Bullish crude-oil inventory data and the alluring prospect that
members will cut production more have oil-service stocks screaming. But chances are slim that the rally will last.
Philadelphia Stock Exchange's Oil Service
raced up 14% since Tuesday's close to a five-week high, it's still more than 50% off its 52-week high of 122.50, hit last May. Near 2 p.m. EST, the OSX traded at 54.04, up 2.85, or 5.6%, but down from an earlier high of 54.26.
For investors rushing to buy the beleaguered group, that's important to keep in mind. For just as quickly as the OSX surges 6 points following a strong move in oil prices, it can fall back to its current support level in the mid-40s, observers say.
In fact, many industry observers believe that without strong action from OPEC at or before its March 23 meeting, oil prices will tumble, taking the oil-service group down as well.
"If OPEC cuts,
oil-service stocks will go up, and if they don't, they'll go down," says Mike Nery, a vice president and analyst at hedge fund
Denver Energy Advisors
. "Why play that game?" He's not making any bets at this point.
Ditto for David Thompson, an energy analyst at Boston-based
Colonial Management Associates
. The market believes OPEC will cut, he says.
"I think the market is setting itself up for a disappointment, especially if the run-up continues," he says. Thompson, whose firm owns shares of some of the larger oil-service names as well as a few offshore drillers, says he is considering selling a bit into the strong buying wave.
Even if OPEC does cut, it would have to be substantial -- more than a million barrels a day -- to have a lasting impact on the market. Oil prices have rallied due to this week's inventory report from the
American Petroleum Institute
, which showed an unexpected decline in crude-oil inventories. The figures were backed up by Wednesday's inventory report from the
Department of Energy
. But discrepancies often show up in the weekly reports from the two agencies: The reports can vary by as much as 7 million barrels, which raises questions about how much importance to attach to them.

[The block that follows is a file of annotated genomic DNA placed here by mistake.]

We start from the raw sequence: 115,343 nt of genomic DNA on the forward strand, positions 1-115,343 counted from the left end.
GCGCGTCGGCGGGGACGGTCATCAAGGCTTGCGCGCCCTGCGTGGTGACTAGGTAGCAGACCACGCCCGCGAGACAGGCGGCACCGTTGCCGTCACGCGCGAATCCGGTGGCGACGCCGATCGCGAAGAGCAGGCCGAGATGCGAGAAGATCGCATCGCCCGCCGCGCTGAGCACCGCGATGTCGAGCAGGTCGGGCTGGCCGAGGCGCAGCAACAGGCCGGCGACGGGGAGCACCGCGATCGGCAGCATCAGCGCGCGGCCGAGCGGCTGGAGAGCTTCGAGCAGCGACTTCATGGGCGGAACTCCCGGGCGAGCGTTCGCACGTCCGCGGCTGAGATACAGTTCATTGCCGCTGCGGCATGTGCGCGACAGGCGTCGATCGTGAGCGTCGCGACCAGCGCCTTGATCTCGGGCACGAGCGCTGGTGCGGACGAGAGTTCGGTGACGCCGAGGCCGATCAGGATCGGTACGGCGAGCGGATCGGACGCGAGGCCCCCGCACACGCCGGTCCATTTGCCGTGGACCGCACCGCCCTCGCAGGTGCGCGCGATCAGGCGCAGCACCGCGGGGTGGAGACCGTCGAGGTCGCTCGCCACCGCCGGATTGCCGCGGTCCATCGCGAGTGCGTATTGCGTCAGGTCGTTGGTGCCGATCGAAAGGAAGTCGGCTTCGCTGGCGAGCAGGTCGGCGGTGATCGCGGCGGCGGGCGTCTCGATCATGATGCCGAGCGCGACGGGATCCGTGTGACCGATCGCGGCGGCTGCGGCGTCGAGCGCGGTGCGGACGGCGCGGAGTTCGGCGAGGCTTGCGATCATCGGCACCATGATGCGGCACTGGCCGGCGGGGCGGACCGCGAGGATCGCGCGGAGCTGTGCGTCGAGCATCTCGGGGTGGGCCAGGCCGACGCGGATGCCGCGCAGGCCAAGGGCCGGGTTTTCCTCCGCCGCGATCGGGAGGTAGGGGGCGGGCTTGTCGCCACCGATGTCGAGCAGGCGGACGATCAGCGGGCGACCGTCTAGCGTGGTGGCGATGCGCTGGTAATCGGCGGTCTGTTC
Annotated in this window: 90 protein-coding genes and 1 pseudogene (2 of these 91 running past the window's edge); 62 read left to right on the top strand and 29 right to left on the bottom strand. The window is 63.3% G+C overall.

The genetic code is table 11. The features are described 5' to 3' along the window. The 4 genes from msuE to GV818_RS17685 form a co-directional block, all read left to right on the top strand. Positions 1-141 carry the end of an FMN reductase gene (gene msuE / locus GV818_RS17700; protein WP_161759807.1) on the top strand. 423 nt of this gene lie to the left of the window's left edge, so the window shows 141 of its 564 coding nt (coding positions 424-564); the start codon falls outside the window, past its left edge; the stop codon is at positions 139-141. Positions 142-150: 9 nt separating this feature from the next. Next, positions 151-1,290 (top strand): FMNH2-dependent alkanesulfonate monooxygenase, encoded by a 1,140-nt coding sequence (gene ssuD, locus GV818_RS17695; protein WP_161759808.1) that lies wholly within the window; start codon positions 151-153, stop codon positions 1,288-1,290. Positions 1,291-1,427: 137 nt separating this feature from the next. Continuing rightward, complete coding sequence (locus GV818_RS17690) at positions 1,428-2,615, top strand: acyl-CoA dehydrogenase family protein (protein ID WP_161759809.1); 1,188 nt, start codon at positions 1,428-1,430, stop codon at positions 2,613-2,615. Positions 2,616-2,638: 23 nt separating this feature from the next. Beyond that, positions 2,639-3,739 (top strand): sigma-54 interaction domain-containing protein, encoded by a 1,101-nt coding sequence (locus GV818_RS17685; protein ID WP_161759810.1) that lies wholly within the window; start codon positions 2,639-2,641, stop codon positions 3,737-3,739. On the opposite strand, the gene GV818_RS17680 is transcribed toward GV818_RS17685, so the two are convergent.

"This is the first week in a while where we've got a decline in inventories across the board," says Tim Evans, senior energy analyst at
Pegasus Econometric Group
in New York. "Inventory went down, and that's bullish.
But I'm not sure we can construct a trend and say the markets have turned a corner here and will continue to turn."
As far as OPEC's forthcoming meeting, some people are looking for a repeat of November's meeting when the group reaffirmed its commitment to comply with previous cuts, but gave no definitive guidance on extending them. That scenario "would be a disaster" coming out of this meeting, Evans says. Crude-oil demand typically drops by about 2 million barrels a day in the second quarter as it falls between the winter heating-oil season and summer's driving season, so no further cuts would exacerbate the oversupply, he says.
The most likely scenario in Evans' mind is that OPEC announces production cuts of about 1 million barrels a day. While that may initially give the market news to rally on, don't expect it to last, he says. "After a knee-jerk reaction to the upside, which might only last for a day, selling pressure will come back on the idea that it's something but still not enough," Evans says.
A sustained move in oil prices would have to break through the $13.75-per-barrel level, the recent high. Crude oil for April delivery traded at $13.30 per barrel Thursday, down a penny. Conversely, with no action from OPEC, the critical price on the downside is $11.35, hit in December. If prices break through that level, the next benchmark is $9.75 per barrel, hit in April 1986.
In fact, he adds, a rally in oil prices ahead of the meeting may actually serve to create a feeling of false security among OPEC members. "It's likely to reassure OPEC that things aren't so bad and make them less likely to cut substantially," he says.
Assuming no further cuts by OPEC,
estimates crude-oil prices will average $12.60 per barrel in 1999 -- far below the level where producers can recoup enough cash flow to begin drilling in earnest once again.